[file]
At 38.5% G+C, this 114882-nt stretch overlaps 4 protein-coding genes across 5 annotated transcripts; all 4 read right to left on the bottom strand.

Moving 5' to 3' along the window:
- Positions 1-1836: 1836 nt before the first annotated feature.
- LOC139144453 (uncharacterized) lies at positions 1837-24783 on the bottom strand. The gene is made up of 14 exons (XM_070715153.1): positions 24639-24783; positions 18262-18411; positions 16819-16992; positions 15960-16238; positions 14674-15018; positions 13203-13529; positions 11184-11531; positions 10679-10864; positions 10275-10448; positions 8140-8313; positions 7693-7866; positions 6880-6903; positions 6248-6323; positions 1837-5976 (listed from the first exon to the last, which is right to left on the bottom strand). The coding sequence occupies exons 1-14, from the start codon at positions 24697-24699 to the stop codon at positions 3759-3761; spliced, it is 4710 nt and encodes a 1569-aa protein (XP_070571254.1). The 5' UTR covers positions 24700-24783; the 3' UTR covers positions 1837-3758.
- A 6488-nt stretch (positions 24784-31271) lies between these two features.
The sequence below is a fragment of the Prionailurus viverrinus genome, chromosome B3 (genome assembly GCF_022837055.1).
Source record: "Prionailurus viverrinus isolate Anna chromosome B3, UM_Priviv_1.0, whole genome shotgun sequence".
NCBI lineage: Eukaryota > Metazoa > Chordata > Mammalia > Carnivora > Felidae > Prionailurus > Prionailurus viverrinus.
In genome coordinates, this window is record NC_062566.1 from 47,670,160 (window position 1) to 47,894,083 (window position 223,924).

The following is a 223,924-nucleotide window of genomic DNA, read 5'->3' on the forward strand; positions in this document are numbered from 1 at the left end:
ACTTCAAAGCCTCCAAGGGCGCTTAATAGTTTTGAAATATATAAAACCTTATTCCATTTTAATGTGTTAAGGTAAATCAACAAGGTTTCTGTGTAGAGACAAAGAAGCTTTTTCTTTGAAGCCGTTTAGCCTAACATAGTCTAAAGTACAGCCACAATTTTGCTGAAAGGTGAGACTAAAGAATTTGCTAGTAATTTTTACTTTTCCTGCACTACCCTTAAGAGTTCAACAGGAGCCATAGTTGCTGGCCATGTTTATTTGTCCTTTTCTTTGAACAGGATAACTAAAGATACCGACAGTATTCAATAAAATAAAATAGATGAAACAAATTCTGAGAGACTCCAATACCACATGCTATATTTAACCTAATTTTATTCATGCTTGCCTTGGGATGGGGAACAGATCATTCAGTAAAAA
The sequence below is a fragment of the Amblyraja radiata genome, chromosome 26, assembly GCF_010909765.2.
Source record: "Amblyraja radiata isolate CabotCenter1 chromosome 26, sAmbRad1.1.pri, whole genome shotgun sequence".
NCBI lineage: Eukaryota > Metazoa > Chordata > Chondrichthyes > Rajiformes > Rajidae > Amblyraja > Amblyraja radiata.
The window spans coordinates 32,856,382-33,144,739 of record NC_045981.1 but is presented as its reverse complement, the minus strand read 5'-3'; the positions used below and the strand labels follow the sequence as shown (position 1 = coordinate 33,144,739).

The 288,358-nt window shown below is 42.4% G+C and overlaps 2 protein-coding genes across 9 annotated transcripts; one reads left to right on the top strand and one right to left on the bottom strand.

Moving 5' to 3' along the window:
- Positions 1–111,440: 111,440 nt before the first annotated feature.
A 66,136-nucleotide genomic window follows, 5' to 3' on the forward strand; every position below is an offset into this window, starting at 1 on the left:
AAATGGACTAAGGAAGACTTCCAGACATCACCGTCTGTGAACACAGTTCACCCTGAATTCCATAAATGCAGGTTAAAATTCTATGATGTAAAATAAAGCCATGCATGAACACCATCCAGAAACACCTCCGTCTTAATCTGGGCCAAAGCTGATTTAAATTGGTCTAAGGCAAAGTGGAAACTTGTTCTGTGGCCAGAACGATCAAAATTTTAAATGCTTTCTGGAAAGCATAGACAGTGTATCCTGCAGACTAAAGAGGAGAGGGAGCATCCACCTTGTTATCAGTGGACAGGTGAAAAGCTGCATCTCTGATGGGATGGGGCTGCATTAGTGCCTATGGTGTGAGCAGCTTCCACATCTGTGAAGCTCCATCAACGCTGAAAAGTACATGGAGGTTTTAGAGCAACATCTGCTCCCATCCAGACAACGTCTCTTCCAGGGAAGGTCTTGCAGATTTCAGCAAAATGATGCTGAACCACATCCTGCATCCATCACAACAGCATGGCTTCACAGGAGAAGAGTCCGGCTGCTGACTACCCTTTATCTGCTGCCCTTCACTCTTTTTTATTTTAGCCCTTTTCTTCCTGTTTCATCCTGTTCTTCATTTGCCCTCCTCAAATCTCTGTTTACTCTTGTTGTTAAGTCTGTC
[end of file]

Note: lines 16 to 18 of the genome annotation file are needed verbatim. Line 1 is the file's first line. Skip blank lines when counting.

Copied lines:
The 288,358-nt window shown below is 42.4% G+C and overlaps 2 protein-coding genes across 9 annotated transcripts; one reads left to right on the top strand and one right to left on the bottom strand.

Moving 5' to 3' along the window:
- Positions 1–111,440: 111,440 nt before the first annotated feature.